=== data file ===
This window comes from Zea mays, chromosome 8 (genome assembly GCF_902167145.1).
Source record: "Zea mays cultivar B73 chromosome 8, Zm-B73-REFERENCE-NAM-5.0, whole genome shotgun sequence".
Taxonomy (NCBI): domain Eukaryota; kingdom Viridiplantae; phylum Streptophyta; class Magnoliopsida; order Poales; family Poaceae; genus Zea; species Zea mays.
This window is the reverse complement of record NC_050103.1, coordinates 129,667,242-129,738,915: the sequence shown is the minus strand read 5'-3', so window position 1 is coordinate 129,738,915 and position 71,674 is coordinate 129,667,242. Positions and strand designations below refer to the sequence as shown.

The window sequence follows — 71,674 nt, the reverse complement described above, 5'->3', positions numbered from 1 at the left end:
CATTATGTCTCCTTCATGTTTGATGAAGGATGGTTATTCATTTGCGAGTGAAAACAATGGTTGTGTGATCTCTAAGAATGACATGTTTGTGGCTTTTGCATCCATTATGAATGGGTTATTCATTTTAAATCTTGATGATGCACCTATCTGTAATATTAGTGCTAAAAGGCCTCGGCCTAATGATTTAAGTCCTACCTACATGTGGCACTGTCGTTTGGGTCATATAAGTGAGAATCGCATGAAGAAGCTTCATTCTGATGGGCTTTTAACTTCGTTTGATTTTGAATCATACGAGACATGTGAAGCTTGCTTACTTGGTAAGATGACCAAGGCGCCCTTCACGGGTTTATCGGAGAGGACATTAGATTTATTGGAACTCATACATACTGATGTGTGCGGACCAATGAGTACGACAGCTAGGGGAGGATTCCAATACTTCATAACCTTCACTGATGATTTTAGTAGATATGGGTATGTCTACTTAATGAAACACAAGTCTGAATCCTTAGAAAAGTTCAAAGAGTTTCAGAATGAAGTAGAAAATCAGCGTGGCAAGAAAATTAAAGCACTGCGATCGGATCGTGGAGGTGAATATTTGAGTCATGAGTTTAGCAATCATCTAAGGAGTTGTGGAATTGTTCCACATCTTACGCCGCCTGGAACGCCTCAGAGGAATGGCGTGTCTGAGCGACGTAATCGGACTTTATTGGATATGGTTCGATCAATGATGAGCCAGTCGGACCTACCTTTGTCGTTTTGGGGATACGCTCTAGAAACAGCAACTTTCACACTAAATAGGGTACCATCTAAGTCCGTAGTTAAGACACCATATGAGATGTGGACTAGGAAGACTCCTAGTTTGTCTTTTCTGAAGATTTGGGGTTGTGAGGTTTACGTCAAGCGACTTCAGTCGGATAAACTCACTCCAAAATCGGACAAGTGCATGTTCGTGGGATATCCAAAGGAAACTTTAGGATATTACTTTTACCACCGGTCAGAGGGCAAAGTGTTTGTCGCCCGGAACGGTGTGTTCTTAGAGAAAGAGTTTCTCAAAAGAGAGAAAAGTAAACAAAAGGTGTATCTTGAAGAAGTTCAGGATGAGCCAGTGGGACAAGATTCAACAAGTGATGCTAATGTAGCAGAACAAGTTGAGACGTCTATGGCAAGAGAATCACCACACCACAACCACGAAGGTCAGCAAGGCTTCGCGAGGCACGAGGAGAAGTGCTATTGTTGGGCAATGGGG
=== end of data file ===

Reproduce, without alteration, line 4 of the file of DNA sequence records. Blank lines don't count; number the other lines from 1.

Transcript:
This window is the reverse complement of record NC_050103.1, coordinates 129,667,242-129,738,915: the sequence shown is the minus strand read 5'-3', so window position 1 is coordinate 129,738,915 and position 71,674 is coordinate 129,667,242. Positions and strand designations below refer to the sequence as shown.